A New Bulb Book!
The Bulb Goes to the Fair!
Bulb Replicas At Last!
10:00 a.m. - 11:30 a.m.
3:00 p.m. - 5:00 p.m.
when on-duty personnel are available.
See the Visting Hints page
for more information.
Welcome to the homepage of the Centennial Bulb, the Longest burning Light Bulb in history. Now in its 120th year of
illumination. For those of you coming here for the first time, feel free to explore the pages of our amazing little bulb, with
pictures, stories, facts, and history.
For all you first time visitors, check out our Visting Hints page!
Please read this if you are coming for the first time, as it should answer many of your questions. Also while you are here,
please ask to see the "multi-bulb display" lit up, (you can see a 100 year old Shelby Bulb up close too).
Martin Kykta writes an article about the light bulb titled,
The Mystery of the Centennial Bulb: an Incandescent Light Bulb©.
Martin is President of MAK Electro-Optics. He is a physicist with a Ph.D. from the University of Texas at Austin.
He has worked in the semiconductor, optics and display industry for more than 30 years. He has worked on LED, liquid crystal, CRT,
FED and MEM technology and printed electronics. He also has worked on many patents and has written articles on display related technology.
He is a member of OSA, SPIE and SID organizations.
In terms of bulb activities, it was a very quiet year.
It had the normal amount of curious visitors, and a few tv crews drop by, but it's 116th year was just a slow warm glow.
A new display case was finished below the bulb by the Firefighters at the station. The New Bulbcam, a Sony, was put up and has been
sending out pictures twice as big, sharp, and clear! Thank you Don Peters.
We Celebrated the One Million Hour Party! As in 2001, and 2011, the Centennial Light Bulb reached another milestone
of 1,000,000 hours! Good times were had by all at Fire Station 6 in Livermore, CA with food, fun, and history in the making.
Click 1 Million Hours Bulb to see a web page showing the day. Also click here
Bulbcam page to see the party from the Bulb's perspective.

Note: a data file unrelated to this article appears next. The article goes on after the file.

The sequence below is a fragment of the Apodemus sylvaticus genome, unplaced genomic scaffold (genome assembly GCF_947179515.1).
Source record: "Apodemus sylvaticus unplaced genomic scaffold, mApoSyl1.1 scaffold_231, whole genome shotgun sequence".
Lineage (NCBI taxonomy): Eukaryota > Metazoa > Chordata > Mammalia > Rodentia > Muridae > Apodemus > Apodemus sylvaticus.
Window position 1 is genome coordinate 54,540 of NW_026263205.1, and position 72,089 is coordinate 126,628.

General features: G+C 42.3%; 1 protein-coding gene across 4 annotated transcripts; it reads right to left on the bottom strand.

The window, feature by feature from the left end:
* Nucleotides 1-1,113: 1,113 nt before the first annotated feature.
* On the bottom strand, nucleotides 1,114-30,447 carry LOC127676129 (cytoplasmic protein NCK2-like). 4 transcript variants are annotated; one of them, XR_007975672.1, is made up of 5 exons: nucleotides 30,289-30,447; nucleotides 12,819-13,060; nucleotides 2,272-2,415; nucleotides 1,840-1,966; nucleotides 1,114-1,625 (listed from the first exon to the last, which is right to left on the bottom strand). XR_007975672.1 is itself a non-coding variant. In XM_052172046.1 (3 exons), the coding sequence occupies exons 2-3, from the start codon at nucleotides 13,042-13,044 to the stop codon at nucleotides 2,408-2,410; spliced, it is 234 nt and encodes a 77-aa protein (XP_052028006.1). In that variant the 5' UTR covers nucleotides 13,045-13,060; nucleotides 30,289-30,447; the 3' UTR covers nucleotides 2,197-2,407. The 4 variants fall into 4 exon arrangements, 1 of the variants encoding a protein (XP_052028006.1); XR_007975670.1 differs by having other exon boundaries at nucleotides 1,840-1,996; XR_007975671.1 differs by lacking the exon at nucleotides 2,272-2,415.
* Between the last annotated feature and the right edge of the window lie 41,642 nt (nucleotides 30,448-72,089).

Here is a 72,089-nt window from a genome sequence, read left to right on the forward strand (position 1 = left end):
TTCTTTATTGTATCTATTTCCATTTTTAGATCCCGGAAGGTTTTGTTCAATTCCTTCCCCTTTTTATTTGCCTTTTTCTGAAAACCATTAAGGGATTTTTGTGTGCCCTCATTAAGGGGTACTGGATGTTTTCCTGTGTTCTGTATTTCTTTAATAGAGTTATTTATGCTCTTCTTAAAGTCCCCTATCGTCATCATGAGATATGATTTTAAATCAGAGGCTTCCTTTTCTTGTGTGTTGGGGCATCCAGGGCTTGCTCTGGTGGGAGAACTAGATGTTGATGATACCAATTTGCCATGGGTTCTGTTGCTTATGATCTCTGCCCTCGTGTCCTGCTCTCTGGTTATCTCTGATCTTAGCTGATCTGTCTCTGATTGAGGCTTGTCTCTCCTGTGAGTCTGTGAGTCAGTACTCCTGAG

At the beginning of 2014; Livermore has officially taken the Bulb under it's wing, and plans are under way to create a
new display under the Bulb, and on the wall, a new look at the Bulbcam, and a re-invention of this website. Stay tuned for lots of
The Bulb is Still Alive! After being Off for over 10 hours on the morning of May 20, 2013, Retired Asst. Chief Tom
Bramell called the Station Captain and bypassed the UPS generator, and it Worked! See some pictures of the Bulb off on
the Bulbcam page.
To see the story by Juliette Goodrich, go to
World's Longest Running Lightbulb Goes Out In Livermore.
Steve Bunn, former webmaster who established this website, and member of the Centinnial Bulb committee visited the North Fort Worth
Historical Society museum in Fort Worth, Texas. He was able to see a younger sister bulb and visit with the NFWHS committee.
You can see pictures of his visit here: Palace Bulb
At last an answer to the most often asked question about the Bulb! (Next to why is it still burning). The question being,
how much did the Bulb cost when it was sold? You can find the answer by following this link to an advertisement page aquired of
the Lockwood, Luetkemeyer, and Henry Co Catalog.
Christopher Leps directed a 45 minute documentary on the light
bulb called, "Century of Light" available to watch at https://vimeo.com/113518437!!
Our intrepid photographer Dick Jones has been a major contributor to many of the photos on this website.
He has just made his first book named
Aerial Photography, and is in the process of
making another based on his mothers poetry, soon to be released.
Juliett Goodrich has also released a new children's book, in 2012, named
I Am Special Because I Smile,
which is about the Special Olympics.
A new unique Shelby Light Bulb was found sealed in a wall of Adolph Chailett's home in Shelby, Ohio!!!
Please follow this link to Tom Clabaugh's page,
A light from our distant past.
Or go to the articles page to read the Shelby Globe,
as donated by Tom Sutter, an old Shaggy Shelbian.